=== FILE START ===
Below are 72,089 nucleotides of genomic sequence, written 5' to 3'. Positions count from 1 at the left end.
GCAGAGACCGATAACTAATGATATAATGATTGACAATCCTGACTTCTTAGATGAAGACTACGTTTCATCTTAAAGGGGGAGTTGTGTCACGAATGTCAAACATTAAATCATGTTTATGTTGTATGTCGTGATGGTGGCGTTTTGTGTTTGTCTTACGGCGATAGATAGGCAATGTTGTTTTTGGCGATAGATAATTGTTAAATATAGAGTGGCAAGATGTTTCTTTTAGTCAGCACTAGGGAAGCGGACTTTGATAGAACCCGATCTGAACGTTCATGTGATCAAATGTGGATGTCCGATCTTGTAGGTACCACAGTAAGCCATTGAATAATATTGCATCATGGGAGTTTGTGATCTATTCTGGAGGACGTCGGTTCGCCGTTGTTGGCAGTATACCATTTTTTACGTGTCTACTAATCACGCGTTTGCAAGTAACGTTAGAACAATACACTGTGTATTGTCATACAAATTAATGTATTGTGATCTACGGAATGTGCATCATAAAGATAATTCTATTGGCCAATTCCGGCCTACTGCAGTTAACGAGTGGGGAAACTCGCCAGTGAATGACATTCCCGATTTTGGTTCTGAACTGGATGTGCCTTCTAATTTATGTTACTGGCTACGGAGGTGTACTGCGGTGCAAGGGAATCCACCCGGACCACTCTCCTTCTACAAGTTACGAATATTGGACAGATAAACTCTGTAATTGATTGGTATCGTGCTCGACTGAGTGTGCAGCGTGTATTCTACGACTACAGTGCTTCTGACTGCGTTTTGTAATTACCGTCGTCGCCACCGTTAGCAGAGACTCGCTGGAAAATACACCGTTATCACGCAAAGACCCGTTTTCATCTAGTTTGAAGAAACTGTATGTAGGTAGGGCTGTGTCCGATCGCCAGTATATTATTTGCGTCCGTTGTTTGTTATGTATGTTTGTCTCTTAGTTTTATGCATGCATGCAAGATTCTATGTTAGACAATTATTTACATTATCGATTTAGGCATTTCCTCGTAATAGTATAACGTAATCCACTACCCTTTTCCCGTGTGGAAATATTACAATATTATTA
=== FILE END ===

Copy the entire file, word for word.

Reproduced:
Below are 72,089 nucleotides of genomic sequence, written 5' to 3'. Positions count from 1 at the left end.
GCAGAGACCGATAACTAATGATATAATGATTGACAATCCTGACTTCTTAGATGAAGACTACGTTTCATCTTAAAGGGGGAGTTGTGTCACGAATGTCAAACATTAAATCATGTTTATGTTGTATGTCGTGATGGTGGCGTTTTGTGTTTGTCTTACGGCGATAGATAGGCAATGTTGTTTTTGGCGATAGATAATTGTTAAATATAGAGTGGCAAGATGTTTCTTTTAGTCAGCACTAGGGAAGCGGACTTTGATAGAACCCGATCTGAACGTTCATGTGATCAAATGTGGATGTCCGATCTTGTAGGTACCACAGTAAGCCATTGAATAATATTGCATCATGGGAGTTTGTGATCTATTCTGGAGGACGTCGGTTCGCCGTTGTTGGCAGTATACCATTTTTTACGTGTCTACTAATCACGCGTTTGCAAGTAACGTTAGAACAATACACTGTGTATTGTCATACAAATTAATGTATTGTGATCTACGGAATGTGCATCATAAAGATAATTCTATTGGCCAATTCCGGCCTACTGCAGTTAACGAGTGGGGAAACTCGCCAGTGAATGACATTCCCGATTTTGGTTCTGAACTGGATGTGCCTTCTAATTTATGTTACTGGCTACGGAGGTGTACTGCGGTGCAAGGGAATCCACCCGGACCACTCTCCTTCTACAAGTTACGAATATTGGACAGATAAACTCTGTAATTGATTGGTATCGTGCTCGACTGAGTGTGCAGCGTGTATTCTACGACTACAGTGCTTCTGACTGCGTTTTGTAATTACCGTCGTCGCCACCGTTAGCAGAGACTCGCTGGAAAATACACCGTTATCACGCAAAGACCCGTTTTCATCTAGTTTGAAGAAACTGTATGTAGGTAGGGCTGTGTCCGATCGCCAGTATATTATTTGCGTCCGTTGTTTGTTATGTATGTTTGTCTCTTAGTTTTATGCATGCATGCAAGATTCTATGTTAGACAATTATTTACATTATCGATTTAGGCATTTCCTCGTAATAGTATAACGTAATCCACTACCCTTTTCCCGTGTGGAAATATTACAATATTATTA